Antiquarian & Collectable Books
Collecting books was one of the most popular pastimes for the moneyed class during the 18th Century. Sotheby’s was founded in 1744 by bookseller and entrepreneur, Samuel Baker and his inaugural auction was the dispersal of “several Hundred scarce and valuable Books in all branches of Polite Literature” from the library of Sir John Stanley for the grand total of £826. Within a hundred years, many major libraries were sold through auction including those of the Dukes of Devonshire, York and Buckingham, Earl of Pembroke, and no less than Napoleon and Samuel Johnson.
Collectors in the main, focus on subject categories, and so we often group books into lots according to subject matter. For example, common categories include:
- Travel & Exploration (e.g. Africa, Asia, Holy Land, Polar)
- Natural History (e.g. Charles Darwin, Birds, Flowers)
- British Topography
- British History
- Poetry including Welsh verse (e.g. R S Thomas, Vernon Watkins, Dylan Thomas)
- Children’s Literature (e.g. Roald Dahl, Arthur Ransome, J K Rowling, C S Lewis, Aldous Huxley, William Golding, Antoine de Saint-Exupery)
Large format volumes with lavish illustrations are what we look for in the Travel, Natural History, Topography and History categories. Often dating from the 19th Century they need to be in very good condition and complete with all their relevant maps and prints. Poetry volumes benefit significantly from being autographed or dedicated by the authors, and Children’s books which are commonly worn out and damaged like antique toys, are rare when in exceptional condition.
Then there are three other non-subject specific categories that are collected for other reasons:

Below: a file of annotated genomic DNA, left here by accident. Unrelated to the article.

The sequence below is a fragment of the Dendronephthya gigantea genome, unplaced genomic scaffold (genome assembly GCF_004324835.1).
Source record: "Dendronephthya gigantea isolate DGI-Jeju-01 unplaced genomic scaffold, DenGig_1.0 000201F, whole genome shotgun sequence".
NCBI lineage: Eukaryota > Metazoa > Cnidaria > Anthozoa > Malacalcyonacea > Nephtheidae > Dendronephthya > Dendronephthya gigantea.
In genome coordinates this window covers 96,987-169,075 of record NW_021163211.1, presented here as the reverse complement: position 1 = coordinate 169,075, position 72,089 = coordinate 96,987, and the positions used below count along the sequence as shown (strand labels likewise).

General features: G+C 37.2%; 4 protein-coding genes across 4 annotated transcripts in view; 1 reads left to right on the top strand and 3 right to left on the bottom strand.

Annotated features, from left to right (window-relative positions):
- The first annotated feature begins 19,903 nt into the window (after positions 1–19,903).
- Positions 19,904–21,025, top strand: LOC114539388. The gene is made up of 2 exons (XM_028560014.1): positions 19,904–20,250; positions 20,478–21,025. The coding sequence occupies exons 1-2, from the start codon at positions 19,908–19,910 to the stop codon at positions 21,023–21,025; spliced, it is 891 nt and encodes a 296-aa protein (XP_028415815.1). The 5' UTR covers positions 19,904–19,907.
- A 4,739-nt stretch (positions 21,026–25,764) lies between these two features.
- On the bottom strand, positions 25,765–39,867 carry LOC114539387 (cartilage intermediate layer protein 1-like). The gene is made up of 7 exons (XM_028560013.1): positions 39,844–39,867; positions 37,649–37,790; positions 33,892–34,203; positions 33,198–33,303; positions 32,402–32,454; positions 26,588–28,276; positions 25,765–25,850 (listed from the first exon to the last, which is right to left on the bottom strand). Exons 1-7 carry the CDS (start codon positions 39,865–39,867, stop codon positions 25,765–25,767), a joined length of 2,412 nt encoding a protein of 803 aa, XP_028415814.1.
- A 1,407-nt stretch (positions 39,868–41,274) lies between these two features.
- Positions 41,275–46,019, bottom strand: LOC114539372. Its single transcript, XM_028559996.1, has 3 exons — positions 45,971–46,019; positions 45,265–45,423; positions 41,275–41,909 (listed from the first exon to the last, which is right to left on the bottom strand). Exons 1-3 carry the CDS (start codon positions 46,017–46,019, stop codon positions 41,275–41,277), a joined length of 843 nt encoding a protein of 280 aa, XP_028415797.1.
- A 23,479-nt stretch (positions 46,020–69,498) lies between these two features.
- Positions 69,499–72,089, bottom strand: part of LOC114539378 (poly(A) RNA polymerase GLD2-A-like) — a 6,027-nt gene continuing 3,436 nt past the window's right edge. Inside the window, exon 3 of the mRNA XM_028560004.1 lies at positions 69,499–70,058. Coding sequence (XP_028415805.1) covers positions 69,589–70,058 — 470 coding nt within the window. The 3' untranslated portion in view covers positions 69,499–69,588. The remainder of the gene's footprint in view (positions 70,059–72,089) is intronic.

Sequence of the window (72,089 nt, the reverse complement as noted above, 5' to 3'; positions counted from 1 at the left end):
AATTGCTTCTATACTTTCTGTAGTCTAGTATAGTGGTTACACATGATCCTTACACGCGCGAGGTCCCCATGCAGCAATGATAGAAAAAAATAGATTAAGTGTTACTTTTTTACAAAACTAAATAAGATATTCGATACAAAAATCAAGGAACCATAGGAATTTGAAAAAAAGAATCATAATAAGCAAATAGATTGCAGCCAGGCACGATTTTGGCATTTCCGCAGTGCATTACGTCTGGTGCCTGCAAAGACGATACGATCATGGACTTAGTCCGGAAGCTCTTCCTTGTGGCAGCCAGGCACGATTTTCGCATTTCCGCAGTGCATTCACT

- Modern First Editions
- Fine Bindings
- Private Press
“Modern Firsts” are most popular when they are famous titles, in mint condition retaining their dust jackets. The cherry on the cake would be an autographed dedication by the author. Large sums can be paid for volumes with these credentials for novels by Ernest Hemingway, George Orwell, J D Salinger, Ian Fleming, F Scott Fitzgerald, and J K Rowling.
Bindings are collected not for the contents of the book by the binder’s skill and artistry in decorating the covers and spine in gold leaf. Long “runs” of fine bindings are sought after often to decorate a library bookcase.
Finally, some collectors are drawn to hand made books using the finest materials in limited numbers by private presses. The Gregynog Press was founded in 1922 by Margaret and Gwendoline Davies and named after their mansion near Newtown in Powys. Their most successful book was “Cutting Images” by Sir Kyffin Williams in 2002, which sold out in just three weeks. There were two editions, one limited to 295 and worth £900 for a signed copy, and a special edition of only 20 with volumes making £3500 at auction. Books from the Golden Cockerel Press (1920-61) are a tour de force from start to finish, where the entire object has been elevated to a work of art. They are often bound in beautifully tooled gilt morocco or kid leather, the handmade paper leaves have gilded edges, the text is hand printed and the woodblock illustrations are designed by leading artists. The three most famous titles were printed between the wars and were Chaucer’s’ “Troilus and Criseyde” and “Canterbury Tales”. The most valuable however is the special edition “Four Gospels of the Lord Jesus Christ” printed on vellum in an edition of 12 with illustrations by Eric Gill, and is regarded as one of the greatest English illustrated books of the 20th Century. It can sell at auction for over £20,000.
Below is a selection of books we have sold at our salerooms at recent auctions with prices noted.
Books can be valued free of charge without obligation. Please contact:
North Wales - Stephen Roberts firstname.lastname@example.org
South Wales - Philip Keith email@example.com
West Wales - Charles Hampshire firstname.lastname@example.org
For Welsh antiquarian books and Gregynog Press books please contact:
Ben Rogers Jones email@example.com